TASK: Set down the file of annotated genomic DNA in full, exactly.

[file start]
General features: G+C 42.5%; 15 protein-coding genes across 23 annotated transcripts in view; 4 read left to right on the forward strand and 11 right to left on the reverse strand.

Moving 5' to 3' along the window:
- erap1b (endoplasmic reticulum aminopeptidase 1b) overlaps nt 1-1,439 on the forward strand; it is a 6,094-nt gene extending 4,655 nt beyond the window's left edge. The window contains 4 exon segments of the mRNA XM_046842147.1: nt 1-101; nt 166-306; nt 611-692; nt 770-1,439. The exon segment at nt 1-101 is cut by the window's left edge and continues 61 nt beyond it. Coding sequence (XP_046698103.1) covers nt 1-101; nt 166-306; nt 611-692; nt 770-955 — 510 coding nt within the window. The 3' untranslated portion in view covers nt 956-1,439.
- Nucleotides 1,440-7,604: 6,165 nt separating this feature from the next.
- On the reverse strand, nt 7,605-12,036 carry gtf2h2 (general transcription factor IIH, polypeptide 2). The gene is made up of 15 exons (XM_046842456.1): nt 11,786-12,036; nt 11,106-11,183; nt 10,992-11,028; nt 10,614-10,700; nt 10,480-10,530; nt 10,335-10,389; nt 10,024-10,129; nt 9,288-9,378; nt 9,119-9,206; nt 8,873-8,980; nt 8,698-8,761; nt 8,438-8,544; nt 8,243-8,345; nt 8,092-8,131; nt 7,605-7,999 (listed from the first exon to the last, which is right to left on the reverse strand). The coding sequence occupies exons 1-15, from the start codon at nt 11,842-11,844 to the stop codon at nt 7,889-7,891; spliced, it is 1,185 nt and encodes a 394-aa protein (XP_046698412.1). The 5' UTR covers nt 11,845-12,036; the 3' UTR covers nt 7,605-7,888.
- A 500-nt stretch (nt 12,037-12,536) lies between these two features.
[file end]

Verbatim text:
General features: G+C 42.5%; 15 protein-coding genes across 23 annotated transcripts in view; 4 read left to right on the forward strand and 11 right to left on the reverse strand.

Moving 5' to 3' along the window:
- erap1b (endoplasmic reticulum aminopeptidase 1b) overlaps nt 1-1,439 on the forward strand; it is a 6,094-nt gene extending 4,655 nt beyond the window's left edge. The window contains 4 exon segments of the mRNA XM_046842147.1: nt 1-101; nt 166-306; nt 611-692; nt 770-1,439. The exon segment at nt 1-101 is cut by the window's left edge and continues 61 nt beyond it. Coding sequence (XP_046698103.1) covers nt 1-101; nt 166-306; nt 611-692; nt 770-955 — 510 coding nt within the window. The 3' untranslated portion in view covers nt 956-1,439.
- Nucleotides 1,440-7,604: 6,165 nt separating this feature from the next.
- On the reverse strand, nt 7,605-12,036 carry gtf2h2 (general transcription factor IIH, polypeptide 2). The gene is made up of 15 exons (XM_046842456.1): nt 11,786-12,036; nt 11,106-11,183; nt 10,992-11,028; nt 10,614-10,700; nt 10,480-10,530; nt 10,335-10,389; nt 10,024-10,129; nt 9,288-9,378; nt 9,119-9,206; nt 8,873-8,980; nt 8,698-8,761; nt 8,438-8,544; nt 8,243-8,345; nt 8,092-8,131; nt 7,605-7,999 (listed from the first exon to the last, which is right to left on the reverse strand). The coding sequence occupies exons 1-15, from the start codon at nt 11,842-11,844 to the stop codon at nt 7,889-7,891; spliced, it is 1,185 nt and encodes a 394-aa protein (XP_046698412.1). The 5' UTR covers nt 11,845-12,036; the 3' UTR covers nt 7,605-7,888.
- A 500-nt stretch (nt 12,037-12,536) lies between these two features.